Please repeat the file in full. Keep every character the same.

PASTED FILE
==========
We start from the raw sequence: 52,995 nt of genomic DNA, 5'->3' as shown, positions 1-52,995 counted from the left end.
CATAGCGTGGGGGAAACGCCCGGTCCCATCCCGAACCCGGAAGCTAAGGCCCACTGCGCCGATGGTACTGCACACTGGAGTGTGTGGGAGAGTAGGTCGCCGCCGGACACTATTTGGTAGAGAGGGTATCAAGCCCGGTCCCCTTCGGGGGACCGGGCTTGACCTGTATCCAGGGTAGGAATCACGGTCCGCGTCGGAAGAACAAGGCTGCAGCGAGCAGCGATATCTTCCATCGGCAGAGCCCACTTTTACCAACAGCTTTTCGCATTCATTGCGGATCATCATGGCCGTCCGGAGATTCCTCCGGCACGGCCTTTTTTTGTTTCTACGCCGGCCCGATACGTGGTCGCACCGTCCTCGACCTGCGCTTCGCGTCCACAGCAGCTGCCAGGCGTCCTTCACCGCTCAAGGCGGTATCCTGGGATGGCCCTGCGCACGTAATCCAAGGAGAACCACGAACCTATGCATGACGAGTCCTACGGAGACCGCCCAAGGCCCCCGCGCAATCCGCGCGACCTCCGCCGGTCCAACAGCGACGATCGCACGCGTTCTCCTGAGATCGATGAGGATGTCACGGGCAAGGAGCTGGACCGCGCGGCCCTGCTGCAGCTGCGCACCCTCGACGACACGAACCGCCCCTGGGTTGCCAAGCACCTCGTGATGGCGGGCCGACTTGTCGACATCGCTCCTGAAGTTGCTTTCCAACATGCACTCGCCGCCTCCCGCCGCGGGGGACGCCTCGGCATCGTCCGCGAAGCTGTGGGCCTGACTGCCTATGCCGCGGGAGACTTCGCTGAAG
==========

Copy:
We start from the raw sequence: 52,995 nt of genomic DNA, 5'->3' as shown, positions 1-52,995 counted from the left end.
CATAGCGTGGGGGAAACGCCCGGTCCCATCCCGAACCCGGAAGCTAAGGCCCACTGCGCCGATGGTACTGCACACTGGAGTGTGTGGGAGAGTAGGTCGCCGCCGGACACTATTTGGTAGAGAGGGTATCAAGCCCGGTCCCCTTCGGGGGACCGGGCTTGACCTGTATCCAGGGTAGGAATCACGGTCCGCGTCGGAAGAACAAGGCTGCAGCGAGCAGCGATATCTTCCATCGGCAGAGCCCACTTTTACCAACAGCTTTTCGCATTCATTGCGGATCATCATGGCCGTCCGGAGATTCCTCCGGCACGGCCTTTTTTTGTTTCTACGCCGGCCCGATACGTGGTCGCACCGTCCTCGACCTGCGCTTCGCGTCCACAGCAGCTGCCAGGCGTCCTTCACCGCTCAAGGCGGTATCCTGGGATGGCCCTGCGCACGTAATCCAAGGAGAACCACGAACCTATGCATGACGAGTCCTACGGAGACCGCCCAAGGCCCCCGCGCAATCCGCGCGACCTCCGCCGGTCCAACAGCGACGATCGCACGCGTTCTCCTGAGATCGATGAGGATGTCACGGGCAAGGAGCTGGACCGCGCGGCCCTGCTGCAGCTGCGCACCCTCGACGACACGAACCGCCCCTGGGTTGCCAAGCACCTCGTGATGGCGGGCCGACTTGTCGACATCGCTCCTGAAGTTGCTTTCCAACATGCACTCGCCGCCTCCCGCCGCGGGGGACGCCTCGGCATCGTCCGCGAAGCTGTGGGCCTGACTGCCTATGCCGCGGGAGACTTCGCTGAAG